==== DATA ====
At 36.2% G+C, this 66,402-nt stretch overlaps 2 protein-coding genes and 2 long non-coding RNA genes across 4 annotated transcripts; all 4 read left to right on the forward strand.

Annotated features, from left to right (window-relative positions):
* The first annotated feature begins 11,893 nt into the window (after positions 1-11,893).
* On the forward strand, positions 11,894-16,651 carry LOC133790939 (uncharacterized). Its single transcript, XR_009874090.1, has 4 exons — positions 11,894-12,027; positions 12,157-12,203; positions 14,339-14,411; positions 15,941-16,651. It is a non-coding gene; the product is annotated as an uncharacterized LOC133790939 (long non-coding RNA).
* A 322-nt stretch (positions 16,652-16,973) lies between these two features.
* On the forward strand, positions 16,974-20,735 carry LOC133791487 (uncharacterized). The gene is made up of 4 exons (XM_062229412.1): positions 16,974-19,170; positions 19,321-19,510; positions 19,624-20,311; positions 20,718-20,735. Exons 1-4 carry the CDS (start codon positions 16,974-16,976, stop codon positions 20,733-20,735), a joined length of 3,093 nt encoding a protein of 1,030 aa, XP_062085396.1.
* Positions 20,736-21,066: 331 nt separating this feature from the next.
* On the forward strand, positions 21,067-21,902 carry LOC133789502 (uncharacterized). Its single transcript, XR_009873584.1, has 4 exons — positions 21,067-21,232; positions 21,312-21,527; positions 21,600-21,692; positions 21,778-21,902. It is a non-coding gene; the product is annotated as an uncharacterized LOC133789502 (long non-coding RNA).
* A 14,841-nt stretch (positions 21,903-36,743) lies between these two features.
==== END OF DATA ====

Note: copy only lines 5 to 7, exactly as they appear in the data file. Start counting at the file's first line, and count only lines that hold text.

* A 322-nt stretch (positions 16,652-16,973) lies between these two features.
* On the forward strand, positions 16,974-20,735 carry LOC133791487 (uncharacterized). The gene is made up of 4 exons (XM_062229412.1): positions 16,974-19,170; positions 19,321-19,510; positions 19,624-20,311; positions 20,718-20,735. Exons 1-4 carry the CDS (start codon positions 16,974-16,976, stop codon positions 20,733-20,735), a joined length of 3,093 nt encoding a protein of 1,030 aa, XP_062085396.1.
* Positions 20,736-21,066: 331 nt separating this feature from the next.